Deane claims Mac post

Vice-Principal (Academic) term ends after 2009-10

Vice-Principal (Academic) Patrick Deane will become McMaster University’s new president on July 1, 2010.
Vice-Principal (Academic) Patrick Deane will become McMaster University’s new president on July 1, 2010.
Journal File Photo

Vice-Principal (Academic) Patrick Deane was named McMaster University’s next president yesterday morning.

McMaster’s Board of Directors voted on Deane’s appointment in a closed session.

He will succeed Peter George, who’s held the position for 15 years, on July 1, 2010, after his five-year term at Queen’s ends.

Principal Daniel Woolf said he found out Deane might be leaving two weeks ago.

“Extremely capable vice-principals are always very high on the radar for other universities looking for presidents and so it didn’t surprise me that Patrick was picked,” he said.

Deane’s departure will mean that four of the five vice-principal positions have been vacated in the past year.

The University is searching for new vice-principals for research, operations and finances and advancement.

“I’ll be appointing an interim vice-principal and we’ll start the search during the summer for a new vice-principal (academic),” said Woolf, adding that he chose this course of action because it’s already late in the academic year.

The appointment of the interim vice-principal will be announced in two to three weeks, Woolf said.

“It’s a big loss for Queen’s,” he said. “He’s done an incredible job over the five years he’s been at Queen’s.”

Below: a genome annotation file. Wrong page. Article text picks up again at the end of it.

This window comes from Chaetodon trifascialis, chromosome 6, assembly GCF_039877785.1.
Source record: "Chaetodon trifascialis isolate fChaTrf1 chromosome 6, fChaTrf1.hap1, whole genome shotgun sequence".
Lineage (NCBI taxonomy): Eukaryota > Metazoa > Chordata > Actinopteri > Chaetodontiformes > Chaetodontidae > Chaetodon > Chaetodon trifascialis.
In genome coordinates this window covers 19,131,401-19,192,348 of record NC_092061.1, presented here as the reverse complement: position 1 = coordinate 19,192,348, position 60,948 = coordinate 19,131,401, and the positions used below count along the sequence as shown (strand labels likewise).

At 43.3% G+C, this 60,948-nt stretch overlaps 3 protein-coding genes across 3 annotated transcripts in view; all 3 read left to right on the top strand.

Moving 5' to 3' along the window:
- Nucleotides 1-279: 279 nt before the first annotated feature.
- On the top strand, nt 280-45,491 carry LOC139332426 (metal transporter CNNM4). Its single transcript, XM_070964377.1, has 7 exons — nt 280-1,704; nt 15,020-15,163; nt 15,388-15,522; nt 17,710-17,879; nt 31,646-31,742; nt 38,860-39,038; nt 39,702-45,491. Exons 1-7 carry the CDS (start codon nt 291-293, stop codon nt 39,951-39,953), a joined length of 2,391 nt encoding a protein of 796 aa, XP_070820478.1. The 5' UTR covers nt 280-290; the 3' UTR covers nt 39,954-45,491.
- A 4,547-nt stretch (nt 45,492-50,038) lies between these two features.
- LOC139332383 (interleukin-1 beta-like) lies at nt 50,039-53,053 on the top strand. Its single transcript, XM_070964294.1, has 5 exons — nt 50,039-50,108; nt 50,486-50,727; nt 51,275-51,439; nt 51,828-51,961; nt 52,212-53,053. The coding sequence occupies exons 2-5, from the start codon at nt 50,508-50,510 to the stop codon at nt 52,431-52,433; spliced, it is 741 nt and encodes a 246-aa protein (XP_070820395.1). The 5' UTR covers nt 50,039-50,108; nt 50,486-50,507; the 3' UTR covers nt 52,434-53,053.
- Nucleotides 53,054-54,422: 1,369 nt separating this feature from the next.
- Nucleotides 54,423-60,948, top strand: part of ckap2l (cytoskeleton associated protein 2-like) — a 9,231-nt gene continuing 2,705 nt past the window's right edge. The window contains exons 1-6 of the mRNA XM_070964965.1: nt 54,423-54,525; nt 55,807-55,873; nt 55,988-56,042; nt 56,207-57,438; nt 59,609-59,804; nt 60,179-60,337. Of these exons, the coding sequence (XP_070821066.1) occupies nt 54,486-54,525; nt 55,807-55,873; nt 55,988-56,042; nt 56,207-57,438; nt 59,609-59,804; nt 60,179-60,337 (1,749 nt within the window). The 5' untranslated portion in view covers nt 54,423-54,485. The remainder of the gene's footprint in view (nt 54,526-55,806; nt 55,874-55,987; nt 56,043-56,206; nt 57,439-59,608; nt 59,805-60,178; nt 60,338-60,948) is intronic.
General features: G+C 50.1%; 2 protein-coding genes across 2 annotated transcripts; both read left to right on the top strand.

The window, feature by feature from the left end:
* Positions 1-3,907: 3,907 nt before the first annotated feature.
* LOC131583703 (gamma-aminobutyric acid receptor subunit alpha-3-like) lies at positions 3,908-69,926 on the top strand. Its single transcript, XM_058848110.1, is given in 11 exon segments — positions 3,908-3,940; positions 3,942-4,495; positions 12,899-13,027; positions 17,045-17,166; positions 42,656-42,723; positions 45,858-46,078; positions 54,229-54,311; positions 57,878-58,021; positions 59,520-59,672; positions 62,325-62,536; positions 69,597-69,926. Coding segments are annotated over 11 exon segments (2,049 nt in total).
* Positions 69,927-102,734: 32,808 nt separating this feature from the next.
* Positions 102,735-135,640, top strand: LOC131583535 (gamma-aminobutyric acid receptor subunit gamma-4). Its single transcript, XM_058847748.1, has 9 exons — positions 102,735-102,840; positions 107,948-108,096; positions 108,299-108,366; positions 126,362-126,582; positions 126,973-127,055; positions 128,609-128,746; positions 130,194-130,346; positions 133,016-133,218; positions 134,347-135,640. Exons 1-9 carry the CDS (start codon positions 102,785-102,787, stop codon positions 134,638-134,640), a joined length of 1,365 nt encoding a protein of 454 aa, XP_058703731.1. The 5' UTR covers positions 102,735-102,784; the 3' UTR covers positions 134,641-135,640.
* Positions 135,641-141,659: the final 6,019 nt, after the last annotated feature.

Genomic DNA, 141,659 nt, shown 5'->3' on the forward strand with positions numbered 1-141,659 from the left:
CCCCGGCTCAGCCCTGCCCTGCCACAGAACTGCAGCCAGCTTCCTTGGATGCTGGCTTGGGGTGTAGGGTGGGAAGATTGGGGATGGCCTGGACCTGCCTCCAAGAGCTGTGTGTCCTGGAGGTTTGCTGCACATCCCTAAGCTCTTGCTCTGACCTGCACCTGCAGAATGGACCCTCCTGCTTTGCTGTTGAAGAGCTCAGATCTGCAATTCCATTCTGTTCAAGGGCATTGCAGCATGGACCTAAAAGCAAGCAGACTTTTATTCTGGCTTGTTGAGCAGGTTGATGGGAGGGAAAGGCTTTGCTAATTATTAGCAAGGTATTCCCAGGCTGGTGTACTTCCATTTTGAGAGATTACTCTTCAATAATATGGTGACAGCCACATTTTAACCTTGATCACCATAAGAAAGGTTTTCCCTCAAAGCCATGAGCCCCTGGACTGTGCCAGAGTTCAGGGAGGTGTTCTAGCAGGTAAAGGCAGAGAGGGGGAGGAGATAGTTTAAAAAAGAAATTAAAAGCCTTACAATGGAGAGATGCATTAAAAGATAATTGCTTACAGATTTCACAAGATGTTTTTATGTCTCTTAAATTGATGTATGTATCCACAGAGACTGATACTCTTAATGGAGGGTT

Deane said the new position has a different set of responsibilities from his position at Queen’s.

“It’s both inward and outward looking, where my job at Queen’s is very internal in focus,” he said.

Deane said he’ll be focusing on McMaster University’s relationship with the government, potential donors and community relations.

He came under consideration for the position during the summer, he said.

“I’m very excited to be coming to Mac but very sad to be leaving Queen’s,” he said. “It resembles Queen’s in many ways but it’s also a university that’s situated in a very big urban community with a very big population.”

Of all his experiences at Queen’s, Deane said he enjoyed his interactions with the students most.

“I found working with the students at Queen’s hugely rewarding and very fulfilling,” he said. “I would say it has always felt to me a huge privilege to be working at Queen’s.”

Deane has a farm half an hour away from campus where he keeps sheep and horses.

“It’s sort of a hobby farm thing for us, it sustains us, so we’ll try to find something similar in the area,” he said. “We’re not abandoning the sheep.”

—With files from Holly Tousignant

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